Chad Granum > Mock-Quick-1.108 > Mock::Quick

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NAME ^

Mock::Quick - Quickly mock objects and classes, even temporarily replace them, side-effect free.

DESCRIPTION ^

Mock-Quick is here to solve the current problems with Mocking libraries.

There are a couple Mocking libraries available on CPAN. The primary problems with these libraries include verbose syntax, and most importantly side-effects. Some Mocking libraries expect you to mock a specific class, and will unload it then redefine it. This is particularly a problem if you only want to override a class on a lexical level.

Mock-Object provides a declarative mocking interface that results in a very concise, but clear syntax. There are separate facilities for mocking object instances, and classes. You can quickly create an instance of an object with custom attributes and methods. You can also quickly create an anonymous class, optionally inheriting from another, with whatever methods you desire.

Mock-Object also provides a tool that provides an OO interface to overriding methods in existing classes. This tool also allows for the restoration of the original class methods. Best of all this is a localized tool, when your control object falls out of scope the original class is restored.

SYNOPSIS ^

MOCKING OBJECTS

    use Mock::Quick;

    my $obj = qobj(
        foo => 'bar',            # define attribute
        do_it => qmeth { ... },  # define method
        ...
    );

    is( $obj->foo, 'bar' );
    $obj->foo( 'baz' );
    is( $obj->foo, 'baz' );

    $obj->do_it();

    # define the new attribute automatically
    $obj->bar( 'xxx' );

    # define a new method on the fly
    $obj->baz( qmeth { ... });

    # remove an attribute or method
    $obj->baz( qclear() );

STRICTER MOCK

    use Mock::Quick;

    my $obj = qstrict(
        foo => 'bar',            # define attribute
        do_it => qmeth { ... },  # define method
        ...
    );

    is( $obj->foo, 'bar' );
    $obj->foo( 'baz' );
    is( $obj->foo, 'baz' );

    $obj->do_it();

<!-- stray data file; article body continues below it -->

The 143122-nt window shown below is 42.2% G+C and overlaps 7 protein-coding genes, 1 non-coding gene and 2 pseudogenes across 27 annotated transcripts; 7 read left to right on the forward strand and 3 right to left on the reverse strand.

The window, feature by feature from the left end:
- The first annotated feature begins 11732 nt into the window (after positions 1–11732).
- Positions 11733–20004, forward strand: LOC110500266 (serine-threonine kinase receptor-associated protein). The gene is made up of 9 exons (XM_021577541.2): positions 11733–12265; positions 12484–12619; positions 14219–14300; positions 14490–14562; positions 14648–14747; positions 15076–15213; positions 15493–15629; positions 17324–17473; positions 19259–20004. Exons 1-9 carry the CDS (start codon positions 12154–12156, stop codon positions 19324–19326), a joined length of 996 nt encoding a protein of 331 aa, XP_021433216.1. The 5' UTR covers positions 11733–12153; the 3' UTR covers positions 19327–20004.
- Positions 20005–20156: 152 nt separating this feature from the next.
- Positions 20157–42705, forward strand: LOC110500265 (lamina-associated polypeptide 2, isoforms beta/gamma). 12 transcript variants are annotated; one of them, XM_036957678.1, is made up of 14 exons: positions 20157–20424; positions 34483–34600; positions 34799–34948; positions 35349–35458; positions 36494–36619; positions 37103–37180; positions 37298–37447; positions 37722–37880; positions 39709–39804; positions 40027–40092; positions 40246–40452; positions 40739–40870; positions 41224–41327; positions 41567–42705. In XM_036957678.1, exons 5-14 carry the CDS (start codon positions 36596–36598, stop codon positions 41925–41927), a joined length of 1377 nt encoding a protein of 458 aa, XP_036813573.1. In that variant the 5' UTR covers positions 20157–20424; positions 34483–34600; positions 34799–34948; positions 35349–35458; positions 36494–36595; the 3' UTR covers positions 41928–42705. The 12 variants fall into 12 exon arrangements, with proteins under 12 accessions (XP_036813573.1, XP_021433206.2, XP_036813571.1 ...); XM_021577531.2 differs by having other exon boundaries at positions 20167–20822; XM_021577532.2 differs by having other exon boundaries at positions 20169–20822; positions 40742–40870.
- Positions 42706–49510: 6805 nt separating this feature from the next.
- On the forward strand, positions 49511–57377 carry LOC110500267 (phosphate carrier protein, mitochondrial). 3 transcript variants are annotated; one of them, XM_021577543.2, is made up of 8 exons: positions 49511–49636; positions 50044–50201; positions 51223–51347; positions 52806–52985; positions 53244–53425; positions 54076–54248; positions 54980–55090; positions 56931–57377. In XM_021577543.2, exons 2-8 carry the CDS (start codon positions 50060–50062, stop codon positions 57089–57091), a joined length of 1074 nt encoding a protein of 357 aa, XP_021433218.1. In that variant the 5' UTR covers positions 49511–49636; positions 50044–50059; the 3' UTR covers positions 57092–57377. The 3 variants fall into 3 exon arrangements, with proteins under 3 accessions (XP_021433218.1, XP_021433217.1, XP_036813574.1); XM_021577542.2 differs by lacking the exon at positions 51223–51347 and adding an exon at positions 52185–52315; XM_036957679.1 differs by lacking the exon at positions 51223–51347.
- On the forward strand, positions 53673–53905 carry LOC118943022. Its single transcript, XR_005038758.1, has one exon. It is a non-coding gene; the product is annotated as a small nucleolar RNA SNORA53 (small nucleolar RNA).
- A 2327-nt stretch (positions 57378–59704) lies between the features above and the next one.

# remove an attribute or method
    $obj->baz( qclear() );

You can no longer auto-vivify accessors and methods in strict mode:

    # Cannot define the new attribute automatically
    dies_ok { $obj->bar( 'xxx' ) };

    # Cannot define a new method on the fly
    dies_ok { $obj->baz( qmeth { ... }) };

In order to add methods/accessors you need to create a control object.

CONTROL OBJECTS

Control objects are objects that let you interface a mocked object. They let you add attributes and methods, or even clear them. This is unnecessary unless you use strict mocking, or choose not to import qmeth() and qclear().

Take Control
    my $control = qcontrol( $obj );
Add Attributes
    $control->set_attributes(
        foo => 'bar',
        ...
    );
Add Methods
    $control->set_methods(
        do_it => sub { ... }, # No need to use qmeth()
        ...
    );
Clear Attributes/Methods
    $control->clear( qw/foo do_it .../ );
Toggle strict
    $control->strict( $BOOL );
Create With Control
    my $obj = qobj ...;
    my $obj = qstrict ...;
    my ( $obj,  $control  ) = qobjc ...;
    my ( $sobj, $scontrol ) = qstrictc ...;

MOCKING CLASSES

Note: the control object returned here is of type Mock::Quick::Class, whereas control objects for qobj style objects are of Mock::Quick::Object::Control.

IMPLEMENT A CLASS

This will implement a class at the namespace provided via the -implement argument. The class must not already be loaded. Once complete the real class will be prevented from loading until you call undefine() on the control object.

    use Mock::Quick;

    my $control = qclass(
        -implement => 'My::Package',

        # Insert a generic new() method (blessed hash)
        -with_new => 1,

        # Inheritance
        -subclass => 'Some::Class',
        # Can also do
        -subclass => [ 'Class::A', 'Class::B' ],

        # generic get/set attribute methods.
        -attributes => [ qw/a b c d/ ],

        # Method that simply returns a value.
        simple => 'value',

        # Custom method.
        method => sub { ... },
    );

    my $obj = $control->package->new;
    # OR
    my $obj = My::Package->new;

    # Override a method
    $control->override( foo => sub { ... });

    # Restore it to the original